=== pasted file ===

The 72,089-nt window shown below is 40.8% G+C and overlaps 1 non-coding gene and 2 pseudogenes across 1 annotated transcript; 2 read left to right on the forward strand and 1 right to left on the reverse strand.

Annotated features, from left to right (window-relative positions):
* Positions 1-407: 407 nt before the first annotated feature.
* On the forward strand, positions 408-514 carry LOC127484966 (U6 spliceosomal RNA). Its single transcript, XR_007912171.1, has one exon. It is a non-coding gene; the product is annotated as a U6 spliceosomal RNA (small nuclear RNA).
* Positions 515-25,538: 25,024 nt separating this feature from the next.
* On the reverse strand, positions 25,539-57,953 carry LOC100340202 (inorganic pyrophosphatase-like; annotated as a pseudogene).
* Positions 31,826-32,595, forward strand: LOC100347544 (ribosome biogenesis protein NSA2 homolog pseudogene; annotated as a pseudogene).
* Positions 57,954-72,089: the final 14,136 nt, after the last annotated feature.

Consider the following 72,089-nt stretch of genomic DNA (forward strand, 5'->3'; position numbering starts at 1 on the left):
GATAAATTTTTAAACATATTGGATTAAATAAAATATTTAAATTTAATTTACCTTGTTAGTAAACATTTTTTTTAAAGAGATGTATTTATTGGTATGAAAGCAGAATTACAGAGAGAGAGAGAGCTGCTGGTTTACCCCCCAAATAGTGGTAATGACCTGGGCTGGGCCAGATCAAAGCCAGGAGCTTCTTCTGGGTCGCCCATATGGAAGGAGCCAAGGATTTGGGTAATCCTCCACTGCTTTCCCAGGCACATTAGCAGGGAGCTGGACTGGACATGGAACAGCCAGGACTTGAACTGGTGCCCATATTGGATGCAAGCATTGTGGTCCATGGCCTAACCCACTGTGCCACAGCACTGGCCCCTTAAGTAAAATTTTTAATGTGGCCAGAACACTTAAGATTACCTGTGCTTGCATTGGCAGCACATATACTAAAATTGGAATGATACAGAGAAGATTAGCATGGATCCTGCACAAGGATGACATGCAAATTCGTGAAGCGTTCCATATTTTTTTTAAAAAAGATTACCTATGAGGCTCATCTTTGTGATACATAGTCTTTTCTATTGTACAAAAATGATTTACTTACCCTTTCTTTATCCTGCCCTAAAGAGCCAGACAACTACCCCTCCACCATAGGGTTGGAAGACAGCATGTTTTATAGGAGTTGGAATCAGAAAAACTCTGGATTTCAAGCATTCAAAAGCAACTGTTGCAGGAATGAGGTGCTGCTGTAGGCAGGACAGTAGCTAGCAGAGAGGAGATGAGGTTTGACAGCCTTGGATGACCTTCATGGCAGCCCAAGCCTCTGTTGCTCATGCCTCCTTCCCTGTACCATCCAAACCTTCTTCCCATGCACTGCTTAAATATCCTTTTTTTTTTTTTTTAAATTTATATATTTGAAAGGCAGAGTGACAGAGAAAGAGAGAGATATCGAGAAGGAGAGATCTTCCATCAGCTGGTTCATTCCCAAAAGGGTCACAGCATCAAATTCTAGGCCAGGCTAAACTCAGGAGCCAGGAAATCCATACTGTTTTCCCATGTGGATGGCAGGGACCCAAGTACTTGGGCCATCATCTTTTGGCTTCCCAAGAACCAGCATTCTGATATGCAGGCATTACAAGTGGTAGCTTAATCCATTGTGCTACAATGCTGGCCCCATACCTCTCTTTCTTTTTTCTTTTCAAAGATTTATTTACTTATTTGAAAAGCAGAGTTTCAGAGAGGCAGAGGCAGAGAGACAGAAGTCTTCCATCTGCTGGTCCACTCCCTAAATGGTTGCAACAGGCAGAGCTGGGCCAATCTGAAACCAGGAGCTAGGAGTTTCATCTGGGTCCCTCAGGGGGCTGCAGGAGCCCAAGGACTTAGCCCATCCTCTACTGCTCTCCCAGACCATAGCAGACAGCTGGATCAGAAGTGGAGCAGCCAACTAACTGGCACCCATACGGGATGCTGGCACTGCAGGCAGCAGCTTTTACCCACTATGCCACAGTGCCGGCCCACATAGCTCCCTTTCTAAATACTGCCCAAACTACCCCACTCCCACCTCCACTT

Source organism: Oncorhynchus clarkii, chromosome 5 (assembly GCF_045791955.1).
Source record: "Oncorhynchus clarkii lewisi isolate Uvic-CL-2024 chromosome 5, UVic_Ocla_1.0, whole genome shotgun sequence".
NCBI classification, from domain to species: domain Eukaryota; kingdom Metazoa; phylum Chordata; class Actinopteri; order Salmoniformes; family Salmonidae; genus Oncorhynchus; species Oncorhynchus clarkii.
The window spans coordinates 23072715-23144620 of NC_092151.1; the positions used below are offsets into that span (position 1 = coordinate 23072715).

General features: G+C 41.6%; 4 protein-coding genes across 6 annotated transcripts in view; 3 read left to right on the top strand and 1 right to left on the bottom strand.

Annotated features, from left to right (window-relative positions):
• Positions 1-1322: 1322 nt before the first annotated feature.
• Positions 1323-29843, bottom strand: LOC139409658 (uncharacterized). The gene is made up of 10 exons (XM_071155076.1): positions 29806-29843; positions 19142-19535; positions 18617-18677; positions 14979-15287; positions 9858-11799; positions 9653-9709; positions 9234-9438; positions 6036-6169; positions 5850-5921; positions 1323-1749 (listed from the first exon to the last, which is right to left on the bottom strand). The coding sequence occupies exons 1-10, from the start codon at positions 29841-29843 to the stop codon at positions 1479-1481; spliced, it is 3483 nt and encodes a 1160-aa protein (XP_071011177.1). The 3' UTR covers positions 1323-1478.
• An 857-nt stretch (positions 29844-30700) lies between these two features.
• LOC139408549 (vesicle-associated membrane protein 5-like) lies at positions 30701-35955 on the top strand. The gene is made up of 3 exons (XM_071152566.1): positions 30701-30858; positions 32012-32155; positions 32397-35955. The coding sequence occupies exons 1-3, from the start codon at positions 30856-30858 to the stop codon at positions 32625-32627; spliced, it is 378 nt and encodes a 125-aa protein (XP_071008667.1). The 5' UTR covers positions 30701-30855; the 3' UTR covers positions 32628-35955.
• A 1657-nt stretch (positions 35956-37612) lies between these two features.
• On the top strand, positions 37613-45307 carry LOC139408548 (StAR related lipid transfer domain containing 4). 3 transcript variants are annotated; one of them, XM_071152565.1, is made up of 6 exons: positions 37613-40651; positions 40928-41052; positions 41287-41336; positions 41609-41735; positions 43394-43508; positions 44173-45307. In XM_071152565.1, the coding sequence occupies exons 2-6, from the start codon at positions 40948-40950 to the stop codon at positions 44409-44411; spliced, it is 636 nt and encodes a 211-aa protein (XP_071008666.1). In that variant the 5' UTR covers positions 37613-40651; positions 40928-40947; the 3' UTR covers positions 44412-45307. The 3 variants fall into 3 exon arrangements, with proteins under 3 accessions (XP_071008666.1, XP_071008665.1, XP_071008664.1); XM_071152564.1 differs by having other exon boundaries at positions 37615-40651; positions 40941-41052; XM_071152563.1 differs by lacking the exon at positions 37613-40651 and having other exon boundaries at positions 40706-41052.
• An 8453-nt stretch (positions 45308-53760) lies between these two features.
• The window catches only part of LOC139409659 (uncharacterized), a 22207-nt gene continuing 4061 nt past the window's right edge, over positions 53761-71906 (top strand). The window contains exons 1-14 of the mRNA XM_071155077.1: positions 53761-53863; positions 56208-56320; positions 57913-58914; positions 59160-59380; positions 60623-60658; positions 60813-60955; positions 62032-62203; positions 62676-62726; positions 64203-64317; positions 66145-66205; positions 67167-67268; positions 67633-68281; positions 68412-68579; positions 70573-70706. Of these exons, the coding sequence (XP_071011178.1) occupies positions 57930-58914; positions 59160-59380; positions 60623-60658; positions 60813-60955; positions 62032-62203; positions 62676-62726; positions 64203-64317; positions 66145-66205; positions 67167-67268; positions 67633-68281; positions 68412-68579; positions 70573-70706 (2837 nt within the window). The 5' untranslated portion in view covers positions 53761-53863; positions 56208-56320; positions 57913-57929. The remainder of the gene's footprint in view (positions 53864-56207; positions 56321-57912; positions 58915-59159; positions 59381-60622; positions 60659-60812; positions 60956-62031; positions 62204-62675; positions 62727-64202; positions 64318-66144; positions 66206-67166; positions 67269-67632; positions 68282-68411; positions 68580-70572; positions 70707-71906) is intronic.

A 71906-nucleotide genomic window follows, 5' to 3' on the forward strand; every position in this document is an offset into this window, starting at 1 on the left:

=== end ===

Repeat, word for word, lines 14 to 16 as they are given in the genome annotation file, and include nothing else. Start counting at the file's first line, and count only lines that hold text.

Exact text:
The window spans coordinates 23072715-23144620 of NC_092151.1; the positions used below are offsets into that span (position 1 = coordinate 23072715).

General features: G+C 41.6%; 4 protein-coding genes across 6 annotated transcripts in view; 3 read left to right on the top strand and 1 right to left on the bottom strand.

Annotated features, from left to right (window-relative positions):